I spent some time playing tour guide to Tracy and Sarah and showed them around Delhi. Taking them to the sights and bringing them to restaurants I had visited in the past; ones that were special to me.
We also took a day to marvel at the Taj Mahal in the city of Agra. It is one of those buildings that absolutely lives up to its billing; maybe even surpasses it.
Evenings have been spent playing cards; the television is on but primarily as background noise. The mood of the last few days, for everyone, has been somber. We missed the camaraderie and for the first time in a month our group was no longer.
It has been a special time for us all.
We all had different reasons for doing the trip and more often than not the reason was much more about something at home, a personal trouble, rather than a burning desire to save the world. This applied to me as much as anyone.
The few of us that remain are never going to be close friends in the future but we are friends at this moment. I have made a close friend on the trip but unfortunately she already left. The group was comprised of mostly “she’s” and a couple of “he’s”. Unfortunately it was one of the “he’s” that had been the reason behind much of the tension.
The group definitely bonded in the way many groups do; with a united dislike for one member bringing all the others that much closer. I have seen this happen over and over on trips I have run through Europe.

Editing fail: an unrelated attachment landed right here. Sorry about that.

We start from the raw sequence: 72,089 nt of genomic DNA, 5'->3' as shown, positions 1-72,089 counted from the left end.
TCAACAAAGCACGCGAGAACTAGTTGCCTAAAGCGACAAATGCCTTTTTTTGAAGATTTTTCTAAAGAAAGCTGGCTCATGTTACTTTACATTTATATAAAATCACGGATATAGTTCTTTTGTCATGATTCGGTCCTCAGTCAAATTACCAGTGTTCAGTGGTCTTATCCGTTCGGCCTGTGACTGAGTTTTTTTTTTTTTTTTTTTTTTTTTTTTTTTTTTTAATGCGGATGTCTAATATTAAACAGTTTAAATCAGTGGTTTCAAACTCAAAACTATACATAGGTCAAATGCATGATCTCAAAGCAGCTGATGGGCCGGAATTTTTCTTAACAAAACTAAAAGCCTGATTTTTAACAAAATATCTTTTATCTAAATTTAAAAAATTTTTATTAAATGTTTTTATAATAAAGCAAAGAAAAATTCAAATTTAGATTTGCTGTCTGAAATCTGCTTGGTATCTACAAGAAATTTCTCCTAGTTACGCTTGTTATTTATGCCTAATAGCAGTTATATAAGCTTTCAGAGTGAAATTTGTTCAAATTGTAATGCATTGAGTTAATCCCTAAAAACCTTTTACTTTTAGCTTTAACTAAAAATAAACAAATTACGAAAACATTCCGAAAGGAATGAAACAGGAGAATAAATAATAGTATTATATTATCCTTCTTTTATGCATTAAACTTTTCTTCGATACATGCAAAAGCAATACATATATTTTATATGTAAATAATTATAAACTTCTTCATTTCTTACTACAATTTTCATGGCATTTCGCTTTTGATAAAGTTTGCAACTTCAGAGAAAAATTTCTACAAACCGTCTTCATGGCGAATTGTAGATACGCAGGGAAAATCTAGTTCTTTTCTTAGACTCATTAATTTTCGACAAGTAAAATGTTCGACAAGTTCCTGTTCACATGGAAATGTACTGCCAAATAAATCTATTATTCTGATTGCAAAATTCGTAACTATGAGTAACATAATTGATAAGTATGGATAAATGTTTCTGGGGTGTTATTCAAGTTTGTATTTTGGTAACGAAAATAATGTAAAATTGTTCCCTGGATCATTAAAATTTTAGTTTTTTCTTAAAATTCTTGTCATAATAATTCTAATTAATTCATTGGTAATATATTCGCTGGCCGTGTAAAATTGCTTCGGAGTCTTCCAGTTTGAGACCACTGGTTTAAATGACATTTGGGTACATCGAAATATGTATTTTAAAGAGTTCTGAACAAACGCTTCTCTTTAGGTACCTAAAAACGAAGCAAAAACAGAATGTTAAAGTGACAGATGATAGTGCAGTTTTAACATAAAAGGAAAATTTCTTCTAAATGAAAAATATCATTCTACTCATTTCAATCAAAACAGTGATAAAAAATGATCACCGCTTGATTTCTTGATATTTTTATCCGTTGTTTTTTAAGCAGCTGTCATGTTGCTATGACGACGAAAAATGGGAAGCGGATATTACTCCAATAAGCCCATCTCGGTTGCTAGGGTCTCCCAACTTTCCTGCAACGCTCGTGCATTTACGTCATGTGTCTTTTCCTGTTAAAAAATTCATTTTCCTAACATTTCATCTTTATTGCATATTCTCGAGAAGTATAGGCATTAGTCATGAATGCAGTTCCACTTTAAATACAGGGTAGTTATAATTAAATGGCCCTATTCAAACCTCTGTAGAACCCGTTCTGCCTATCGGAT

The key is to not be that guy.
Other tensions had erupted between some of the group members and some of the organizational staff. I am not sure of the exact details but would feel confident that temperature sapped attitudes and borderline exhaustion contributed to these near meltdowns.
Now, here we are in Delhi, in a hotel room, playing cards, feeling somber and missing friends; we joked around. Distraction was the name of the game. It is always difficult to move past a time where emotions were left raw for an extended period.
I believe 500 was being dealt and as jokers were evacuated from hands and queens in triplicate were laid down on the bed, the TV came to life with the Indian film crew covering the Academy Awards in Hollywood.
All the famous American interviewers were there grabbing the attention of stars and asking the typical questions. “Who are you wearing”?…”oh its [insert an Italian name], I just love the way she makes me look so glamorous! Sigh”.
The camera then pans to the Indian correspondent.
As beautiful as she was, and as persistent, she struggled at every turn to garner any notice what-so-ever from any red carpet attendee. I began to feel a pang of embarrassment for her and sadness towards those who bade her no time. It also made me realize that every country in the world must have a representative present; therefore it’s no wonder it takes hours for the invited to walk the red carpet.
We watched her struggle for attention for some time; not once receiving anything more than a cursory glance as someone mistook her for the keeper of a more important podium. Kudos to the Indian network for still airing the awards even though, by all accounts, their representative on location had been snubbed.
Slumdog Millionaire would be along in a couple of years and then the tide would change…until then.
To find out how this all came about; click Beckoned Skyward by an Earthquake.